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The First Part of Henry the Sixth

by William Shakespeare

  • ISBN: 9780140714654
  • ISBN10: 0140714650

The First Part of Henry the Sixth

by William Shakespeare

  • List Price: $9.00
  • Binding: Paperback
  • Publisher: Penguin USA
  • Publish date: 12/01/2000
  • ISBN: 9780140714654
  • ISBN10: 0140714650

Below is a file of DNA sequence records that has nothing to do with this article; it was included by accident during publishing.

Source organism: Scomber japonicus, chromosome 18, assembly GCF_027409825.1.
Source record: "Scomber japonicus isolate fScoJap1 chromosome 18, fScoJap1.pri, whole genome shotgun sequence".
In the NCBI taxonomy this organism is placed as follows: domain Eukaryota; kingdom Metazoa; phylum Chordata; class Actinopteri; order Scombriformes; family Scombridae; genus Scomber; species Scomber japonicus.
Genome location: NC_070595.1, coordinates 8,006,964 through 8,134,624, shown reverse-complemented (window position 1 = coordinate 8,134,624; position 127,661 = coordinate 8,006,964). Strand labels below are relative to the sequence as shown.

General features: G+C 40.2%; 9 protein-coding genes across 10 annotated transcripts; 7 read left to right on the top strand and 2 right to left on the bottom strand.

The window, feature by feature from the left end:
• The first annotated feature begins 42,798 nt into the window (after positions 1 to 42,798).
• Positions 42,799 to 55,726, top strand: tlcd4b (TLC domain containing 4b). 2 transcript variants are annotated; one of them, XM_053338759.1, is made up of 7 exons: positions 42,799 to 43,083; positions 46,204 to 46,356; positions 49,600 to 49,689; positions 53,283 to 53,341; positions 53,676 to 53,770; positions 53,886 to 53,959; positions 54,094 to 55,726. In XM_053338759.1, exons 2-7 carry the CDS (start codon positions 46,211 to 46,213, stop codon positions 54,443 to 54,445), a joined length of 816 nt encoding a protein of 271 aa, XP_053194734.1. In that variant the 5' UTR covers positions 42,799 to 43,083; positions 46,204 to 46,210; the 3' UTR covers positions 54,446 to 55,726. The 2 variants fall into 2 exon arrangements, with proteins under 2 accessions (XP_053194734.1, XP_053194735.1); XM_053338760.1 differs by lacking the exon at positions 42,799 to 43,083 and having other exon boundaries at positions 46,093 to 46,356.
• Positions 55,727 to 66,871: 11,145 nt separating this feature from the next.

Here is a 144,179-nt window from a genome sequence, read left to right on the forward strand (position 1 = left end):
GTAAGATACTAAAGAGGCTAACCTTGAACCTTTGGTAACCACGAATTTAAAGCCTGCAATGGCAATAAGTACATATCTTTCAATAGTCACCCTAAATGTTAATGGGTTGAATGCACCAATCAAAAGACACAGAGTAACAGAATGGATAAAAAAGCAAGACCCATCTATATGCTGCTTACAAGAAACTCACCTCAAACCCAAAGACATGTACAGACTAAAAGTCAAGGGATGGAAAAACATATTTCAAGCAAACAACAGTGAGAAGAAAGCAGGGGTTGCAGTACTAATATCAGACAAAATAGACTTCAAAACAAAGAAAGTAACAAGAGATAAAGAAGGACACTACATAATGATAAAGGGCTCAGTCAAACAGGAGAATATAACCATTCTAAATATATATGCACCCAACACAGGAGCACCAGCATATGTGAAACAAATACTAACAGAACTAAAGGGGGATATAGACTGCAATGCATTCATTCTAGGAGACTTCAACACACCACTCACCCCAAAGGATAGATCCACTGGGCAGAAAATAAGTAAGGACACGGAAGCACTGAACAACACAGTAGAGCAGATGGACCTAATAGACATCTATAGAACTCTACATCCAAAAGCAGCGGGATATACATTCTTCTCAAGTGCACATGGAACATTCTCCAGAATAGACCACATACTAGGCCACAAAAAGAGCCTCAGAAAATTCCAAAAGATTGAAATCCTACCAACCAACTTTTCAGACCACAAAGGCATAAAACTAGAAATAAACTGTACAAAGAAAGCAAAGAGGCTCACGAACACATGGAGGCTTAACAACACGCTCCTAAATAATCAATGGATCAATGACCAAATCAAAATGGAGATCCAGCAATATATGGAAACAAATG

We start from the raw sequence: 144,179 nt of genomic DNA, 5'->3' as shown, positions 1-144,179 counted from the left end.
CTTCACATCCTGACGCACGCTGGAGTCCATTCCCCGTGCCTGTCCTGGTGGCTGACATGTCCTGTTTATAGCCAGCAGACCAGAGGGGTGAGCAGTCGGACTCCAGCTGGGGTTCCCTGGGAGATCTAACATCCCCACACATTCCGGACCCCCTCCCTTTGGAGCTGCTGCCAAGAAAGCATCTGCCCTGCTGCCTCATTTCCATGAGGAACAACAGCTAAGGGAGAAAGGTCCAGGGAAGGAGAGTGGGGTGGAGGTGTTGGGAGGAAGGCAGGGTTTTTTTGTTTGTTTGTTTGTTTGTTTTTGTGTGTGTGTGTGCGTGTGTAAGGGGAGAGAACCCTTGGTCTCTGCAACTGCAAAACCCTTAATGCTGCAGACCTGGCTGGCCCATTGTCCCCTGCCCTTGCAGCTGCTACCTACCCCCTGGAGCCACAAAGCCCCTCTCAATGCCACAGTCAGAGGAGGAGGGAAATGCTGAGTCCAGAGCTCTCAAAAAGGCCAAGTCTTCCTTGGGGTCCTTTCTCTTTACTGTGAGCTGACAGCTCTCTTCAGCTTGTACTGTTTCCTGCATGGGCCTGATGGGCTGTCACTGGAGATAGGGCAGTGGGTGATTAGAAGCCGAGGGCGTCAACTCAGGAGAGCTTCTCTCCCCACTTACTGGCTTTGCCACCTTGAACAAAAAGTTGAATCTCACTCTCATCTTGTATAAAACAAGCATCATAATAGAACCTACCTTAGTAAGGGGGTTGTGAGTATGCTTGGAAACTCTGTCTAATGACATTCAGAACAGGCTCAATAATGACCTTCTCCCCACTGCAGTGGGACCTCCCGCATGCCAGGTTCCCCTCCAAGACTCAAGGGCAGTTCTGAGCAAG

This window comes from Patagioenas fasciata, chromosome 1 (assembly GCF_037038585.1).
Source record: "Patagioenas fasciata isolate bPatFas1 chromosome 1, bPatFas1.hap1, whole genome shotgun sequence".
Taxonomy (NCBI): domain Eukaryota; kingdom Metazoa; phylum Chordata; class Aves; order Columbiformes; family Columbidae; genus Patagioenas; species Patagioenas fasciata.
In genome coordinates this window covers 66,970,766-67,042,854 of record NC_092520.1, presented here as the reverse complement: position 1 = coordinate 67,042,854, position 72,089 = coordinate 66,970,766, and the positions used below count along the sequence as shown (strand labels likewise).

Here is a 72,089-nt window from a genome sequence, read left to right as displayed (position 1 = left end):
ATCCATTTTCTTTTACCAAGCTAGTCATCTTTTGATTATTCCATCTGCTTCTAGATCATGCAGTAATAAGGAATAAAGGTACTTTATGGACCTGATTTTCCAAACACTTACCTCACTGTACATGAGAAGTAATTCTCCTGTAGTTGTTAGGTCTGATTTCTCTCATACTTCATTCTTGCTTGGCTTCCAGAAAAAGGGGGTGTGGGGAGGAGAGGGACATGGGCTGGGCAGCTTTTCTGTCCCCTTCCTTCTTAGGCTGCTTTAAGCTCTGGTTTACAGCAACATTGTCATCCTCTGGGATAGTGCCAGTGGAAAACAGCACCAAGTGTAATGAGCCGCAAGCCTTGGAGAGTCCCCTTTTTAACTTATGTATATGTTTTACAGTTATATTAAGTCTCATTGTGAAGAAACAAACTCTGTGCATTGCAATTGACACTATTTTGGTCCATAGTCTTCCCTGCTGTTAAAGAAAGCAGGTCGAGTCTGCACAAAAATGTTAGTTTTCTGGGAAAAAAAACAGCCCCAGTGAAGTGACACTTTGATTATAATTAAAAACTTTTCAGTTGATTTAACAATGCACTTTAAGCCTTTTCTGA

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Description: The First Part of Henry the Sixth ¥ I.1 Dead march. Enter the funeral of King Henry the Fifth, attended on by the Duke of Bedford, Humphrey Duke of Gloucester, the Duke of Exeter, the Earl of Warwick, the Bishop of Winchester, and the Duke of Somerset. bedford Hung be the heavens with black! Yield, day, to night! Comets, importing change of times and states, 2 Brandish your crystal tresses in the sky, And with them scourge the bad revolting stars 4 That have consented unto Henry''s death- King Henry the Fifth, too famous to live long. England ne''er lost a king of so much worth. gloucester England ne''er had a king until his time. Virtue he had, deserving to command. 9 His brandished sword did blind men with his beams. 10 His arms spread wider than a dragon''s wings. His sparkling eyes, replete with wrathful fire, More dazzled and drove back his enemies Than midday sun, fierce bent against their faces. What should I say? His deeds exceed all speech. He ne''er lift up his hand but conquerd. 16 exeter We mourn in black; why mourn we not in blood? 17 Henry is dead, and never shall revive. Upon a wooden coffin we attend, And death''s dishonorable victory 20 We with our stately presence glorify, Like captives bound to a triumphant car. 22 What, shall we curse the planets of mishap, That plotted thus our glory''s overthrow? Or shall we think the subtle-witted French Conjurers and sorcerers, that, afraid of him, By magic verses have contrived his end? bishop of winchester He was a king blessed of the King of Kings. Unto the French, the dreadful judgment day So dreadful will not be as was his sight. 30 The battles of the Lord of Hosts he fought. The church''s prayers made him so prosperous. 32 gloucester The church? Where is it? Had not churchmen prayed, 33 His thread of life had not so soon decayed. None do you like but an effeminate prince, Whom like a schoolboy you may overawe. bishop of winchester Gloucester, whate''er we like, thou art Protector, And lookest to command the prince and realm. Thy wife is proud: she holdeth thee in awe, 39 More than God or religious churchmen may. 40 gloucester Name not religion, for thou lov''st the flesh, And ne''er throughout the year to church thou go''st, Except it be to pray against thy foes. bedford Cease, cease these jars, and rest your minds in peace. 44 Let''s to the altar. Heralds, wait on us. Exeunt Warwick, Somerset, and Heralds with coffin. Instead of gold, we''ll offer up our arms- 46 Since arms avail not, now that Henry''s dead. Posterity, await for wretched years, 48 When, at their mothers'' moistened eyes, babes shall suck, Our isle be made a marish of salt tears, 50 And none but women left to wail the dead. Henry the Fifth, thy ghost I invocate: Prosper this realm; keep it from civil broils; 53 Combat with adverse planets in the heavens. A far more glorious star thy soul will make Than Julius Caesar or bright- Enter a Messenger. messenger My honorable lords, health to you all. Sad tidings bring I to you out of France, Of loss, of slaughter, and discomfiture. Guyenne, Compigne, Rouen, Rheims, OrlZans, 60 Paris, Gisors, Poitiers are all quite lost. bedford What sayst thou, man, before dead Henry''s corpse? Speak softly, or the loss of those great towns Will make him burst his lead and rise from death. 64 gloucester To the Messenger Is Paris lost? Is Rouen yielded up? If Henry were recalled to life again, These news would cause him once more yield the ghost. exeter To the Messenger How were they lost? What treachery was used? messenger No treachery, but want of men and money. Amongst the soldiers this is mutterd: 70 That here you maintain several factions, And whilst a field should be dispatched and fought, 72 You are disputing of your generals. 73 One would have ling''ring wars, with little cost; Another would fly swift, but wanteth wings; 75 A third thinks, without expense at all, By guileful fair words peace may be obtained. Awake, awake, English nobility! Let not sloth dim your honors new-begot. Cropped are the flower-de-luces in your arms; 80 Of England''s coat, one half is cut away.Exit. exeter Were our tears wanting to this funeral, 82 These tidings would call forth her flowing tides. 83 bedford Me they concern; Regent I am of France. Give me my steeld coat. I''ll fight for France. Away with these disgraceful wailing robes! He removes his mourning robe. Wounds will I lend the French, instead of eyes, 87 To weep their intermissive miseries. 88 Enter to them another Messenger, with letters. second messenger Lords, view these letters, full of bad mischance. France is revolted from the English quite, 90 Except some petty towns of no import. The Dauphin Charles is crownd king in Rheims; The Bastard of OrlZans with him is joined; RenZ, Duke of Anjou, doth take his The Duke of Alenon flieth to his side.Exit. exeter The dauphin crownd king? All fly to him? O, whither shall we fly from this reproach? gloucester We will not fly, but to our enemies'' throats. Bedford, if thou be slack, I''ll fight it out. bedford Gloucester, why doubt''st thou of my forwardness? 100 An army have I mustered in my thoughts, Wherewith already France is overrun. Enter another Messenger. third messenger My gracious lords, to add to your laments, Wherewith you now bedew King Henry''s hearse, I must inform you of a dismal fight 105 Betwixt the stout Lord Talbot and the French. 106 bishop of winchester What, wherein Talbot overcame-is''t so? third messenger O no, wherein Lord Talbot was o''erthrown. The circumstance I''ll tell you more at large. 109 The tenth of August last, this dreadful lord, 110 Retiring from the siege of OrlZans, Having full scarce six thousand in his troop, 112 By three and twenty thousand of the French Was round encompassd and set upon. No leisure had he to enrank his men. He wanted pikes to set before his archers- 116 Instead whereof, sharp stakes plucked out of hedges They pitchd in the ground confusdly, To keep the horsemen off from breaking in. More than three hours the fight continud, 120 Where valiant Talbot above human thought Enacted wonders with his sword and lance. Hundreds he sent to hell, and none durst stand him; 123 Here, there, and everywhere, enraged he slew. The French exclaimed the devil was in arms: All the whole army stood agazed on him. 126 His soldiers, spying his undaunted spirit, "A Talbot! A Talbot!" cried out amain, 128 And rushed into the bowels of the battle. Here had the conquest fully been sealed up, 130 If Sir John Fastolf had not played the coward. 131 He, being in the vanguard placed behind, 132 With purpose to relieve and follow them, Cowardly fled, not having struck one stroke. Hence grew the general wrack and massacre. 135 Enclosd were they with their enemies. 136 A base Walloon, to win the dauphin''s grace, 137 Thrust Talbot with a spear into the back- Whom all France, with their chief assembled strength, Durst not presume to look once in the face. 140 bedford Is Talbot slain then? I will slay myself, For living idly here in pomp and ease